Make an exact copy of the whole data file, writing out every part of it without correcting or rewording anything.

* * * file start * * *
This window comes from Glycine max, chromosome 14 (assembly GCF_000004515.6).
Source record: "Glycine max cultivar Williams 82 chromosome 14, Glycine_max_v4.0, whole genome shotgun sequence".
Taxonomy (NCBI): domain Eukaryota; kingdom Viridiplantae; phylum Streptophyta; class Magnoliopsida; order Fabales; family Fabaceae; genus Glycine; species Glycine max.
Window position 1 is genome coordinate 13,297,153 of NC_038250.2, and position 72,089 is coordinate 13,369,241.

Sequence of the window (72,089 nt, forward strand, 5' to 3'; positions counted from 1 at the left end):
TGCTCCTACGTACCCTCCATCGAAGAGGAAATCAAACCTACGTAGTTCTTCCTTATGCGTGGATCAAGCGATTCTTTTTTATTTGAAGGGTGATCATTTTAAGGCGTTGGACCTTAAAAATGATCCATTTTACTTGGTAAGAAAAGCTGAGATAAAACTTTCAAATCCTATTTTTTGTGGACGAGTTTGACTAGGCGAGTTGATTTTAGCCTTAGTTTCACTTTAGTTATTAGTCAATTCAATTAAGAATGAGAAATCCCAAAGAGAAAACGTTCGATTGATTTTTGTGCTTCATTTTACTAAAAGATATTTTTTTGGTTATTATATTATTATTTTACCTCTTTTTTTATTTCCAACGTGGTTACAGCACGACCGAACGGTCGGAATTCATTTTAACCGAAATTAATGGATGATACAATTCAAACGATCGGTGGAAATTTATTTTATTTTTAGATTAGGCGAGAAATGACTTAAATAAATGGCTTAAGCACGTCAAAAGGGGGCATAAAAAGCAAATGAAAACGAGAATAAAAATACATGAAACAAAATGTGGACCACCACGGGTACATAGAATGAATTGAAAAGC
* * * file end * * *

This window comes from Glycine max, chromosome 14 (assembly GCF_000004515.6).
Source record: "Glycine max cultivar Williams 82 chromosome 14, Glycine_max_v4.0, whole genome shotgun sequence".
Taxonomy (NCBI): domain Eukaryota; kingdom Viridiplantae; phylum Streptophyta; class Magnoliopsida; order Fabales; family Fabaceae; genus Glycine; species Glycine max.
Window position 1 is genome coordinate 13,297,153 of NC_038250.2, and position 72,089 is coordinate 13,369,241.

Sequence of the window (72,089 nt, forward strand, 5' to 3'; positions counted from 1 at the left end):
TGCTCCTACGTACCCTCCATCGAAGAGGAAATCAAACCTACGTAGTTCTTCCTTATGCGTGGATCAAGCGATTCTTTTTTATTTGAAGGGTGATCATTTTAAGGCGTTGGACCTTAAAAATGATCCATTTTACTTGGTAAGAAAAGCTGAGATAAAACTTTCAAATCCTATTTTTTGTGGACGAGTTTGACTAGGCGAGTTGATTTTAGCCTTAGTTTCACTTTAGTTATTAGTCAATTCAATTAAGAATGAGAAATCCCAAAGAGAAAACGTTCGATTGATTTTTGTGCTTCATTTTACTAAAAGATATTTTTTTGGTTATTATATTATTATTTTACCTCTTTTTTTATTTCCAACGTGGTTACAGCACGACCGAACGGTCGGAATTCATTTTAACCGAAATTAATGGATGATACAATTCAAACGATCGGTGGAAATTTATTTTATTTTTAGATTAGGCGAGAAATGACTTAAATAAATGGCTTAAGCACGTCAAAAGGGGGCATAAAAAGCAAATGAAAACGAGAATAAAAATACATGAAACAAAATGTGGACCACCACGGGTACATAGAATGAATTGAAAAGC